In Closing

After the war, the majority opinion of the public in the United States saw the atomic bombings as justified, but as we have seen here, many Americans supported Hiroshima in various ways. Feelings of guilt caused from being citizens of the country that dropped the bombs along with their human consciences led them to take actions for Hiroshima. When we recall their efforts, we must also not forget the actions of Kiyoshi Tanimoto, Kaoru Ogura, Helen Yokoyama, and others who served as go-betweens, helping to strengthen the will of the supporters and encouraging their actions.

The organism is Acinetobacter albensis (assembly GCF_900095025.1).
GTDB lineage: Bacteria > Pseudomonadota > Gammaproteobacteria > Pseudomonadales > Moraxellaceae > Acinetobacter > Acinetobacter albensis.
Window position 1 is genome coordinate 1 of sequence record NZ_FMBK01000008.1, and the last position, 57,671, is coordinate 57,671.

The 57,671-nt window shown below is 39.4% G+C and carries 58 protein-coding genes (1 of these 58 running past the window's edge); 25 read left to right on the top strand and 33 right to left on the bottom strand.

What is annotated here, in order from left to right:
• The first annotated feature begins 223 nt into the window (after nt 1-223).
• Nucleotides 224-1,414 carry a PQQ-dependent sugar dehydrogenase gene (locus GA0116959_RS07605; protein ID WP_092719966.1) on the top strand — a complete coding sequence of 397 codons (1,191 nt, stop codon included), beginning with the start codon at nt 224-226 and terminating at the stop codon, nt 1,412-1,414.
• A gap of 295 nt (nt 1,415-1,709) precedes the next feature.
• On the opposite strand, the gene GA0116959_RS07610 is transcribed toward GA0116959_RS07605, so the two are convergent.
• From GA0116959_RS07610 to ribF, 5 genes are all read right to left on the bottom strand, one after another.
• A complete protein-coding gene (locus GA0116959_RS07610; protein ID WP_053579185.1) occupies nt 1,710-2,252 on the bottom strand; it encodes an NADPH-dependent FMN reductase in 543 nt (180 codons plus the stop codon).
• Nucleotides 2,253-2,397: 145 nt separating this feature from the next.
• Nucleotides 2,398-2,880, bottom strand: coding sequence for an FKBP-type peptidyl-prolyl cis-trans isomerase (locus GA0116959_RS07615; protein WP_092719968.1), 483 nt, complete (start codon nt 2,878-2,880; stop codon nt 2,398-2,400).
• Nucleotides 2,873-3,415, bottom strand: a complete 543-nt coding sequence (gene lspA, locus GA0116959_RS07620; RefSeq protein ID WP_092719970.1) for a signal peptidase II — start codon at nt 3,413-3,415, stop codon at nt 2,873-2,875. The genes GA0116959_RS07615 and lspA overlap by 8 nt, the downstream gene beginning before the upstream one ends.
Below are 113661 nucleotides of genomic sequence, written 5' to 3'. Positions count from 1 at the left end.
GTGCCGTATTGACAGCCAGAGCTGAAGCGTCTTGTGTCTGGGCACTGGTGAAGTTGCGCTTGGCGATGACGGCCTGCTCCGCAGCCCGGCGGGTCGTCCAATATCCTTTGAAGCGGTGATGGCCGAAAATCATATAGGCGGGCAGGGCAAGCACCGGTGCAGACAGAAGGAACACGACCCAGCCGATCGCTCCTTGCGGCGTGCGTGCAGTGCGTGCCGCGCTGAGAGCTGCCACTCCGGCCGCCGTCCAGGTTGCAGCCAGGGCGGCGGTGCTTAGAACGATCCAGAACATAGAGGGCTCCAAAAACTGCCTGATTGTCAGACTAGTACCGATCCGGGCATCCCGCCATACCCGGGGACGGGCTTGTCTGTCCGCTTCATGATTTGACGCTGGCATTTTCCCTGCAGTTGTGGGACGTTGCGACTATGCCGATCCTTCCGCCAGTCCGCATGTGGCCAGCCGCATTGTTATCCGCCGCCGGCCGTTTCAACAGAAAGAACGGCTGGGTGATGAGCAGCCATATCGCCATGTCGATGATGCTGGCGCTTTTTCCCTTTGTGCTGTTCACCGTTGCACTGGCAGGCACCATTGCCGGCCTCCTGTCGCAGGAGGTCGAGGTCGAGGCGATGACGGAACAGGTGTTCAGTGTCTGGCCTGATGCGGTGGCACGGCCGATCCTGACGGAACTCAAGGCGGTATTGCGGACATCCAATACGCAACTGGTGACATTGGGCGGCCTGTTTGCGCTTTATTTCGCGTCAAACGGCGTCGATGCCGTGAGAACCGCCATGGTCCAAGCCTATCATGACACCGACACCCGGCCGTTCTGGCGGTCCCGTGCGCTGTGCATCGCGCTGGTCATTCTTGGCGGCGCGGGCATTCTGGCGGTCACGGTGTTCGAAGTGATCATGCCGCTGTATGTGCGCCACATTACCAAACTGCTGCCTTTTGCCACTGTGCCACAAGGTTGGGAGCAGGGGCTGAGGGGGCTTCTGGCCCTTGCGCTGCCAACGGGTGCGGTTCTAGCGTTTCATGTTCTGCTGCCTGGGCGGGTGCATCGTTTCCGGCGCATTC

(Hitoshi Nagai)

Notes and References

1. Junod, Benoit. Marcel Junod : un “troisième combatant”. (Okawa, Shiro. trans., Maruseru Juno – Hitori no “Dai San no Heishi” Toshite. Aichi Daigaku Hogakubu Houkeironshu: Dai 166 go. December, 2004: pp. 70-74.) Junod, Marcel. Warrior Without Weapons. (Maruyama, Mikimasa. trans., Dokuta Juno no Tatakai zoho-ban. Keiso Shobo, 1991: pp.263-275.)

2. Nakashima’s article dated August 30, 1945 was published in the Honolulu Star-Bulletin, and Burchett’s article was published in the Daily Express on September 5, 1945. Nishimoto, Masami. “Hiroshima Daden Dai Ichi go” (The First News Dispatch from Hiroshima). Chugoku Shimbun, October 5, 2000 edition.

3. Tanimoto, Kiyoshi. “Shohan Yakusha Atogaki”. In Hersey, John. Hiroshima. (Ishikawa, Kinichi; Tanimoto, Kiyoshi; Aketagawa, Toru. trans., Hiroshima: zoho-ban. Hosei University Press, 2003: pp. 211-219.)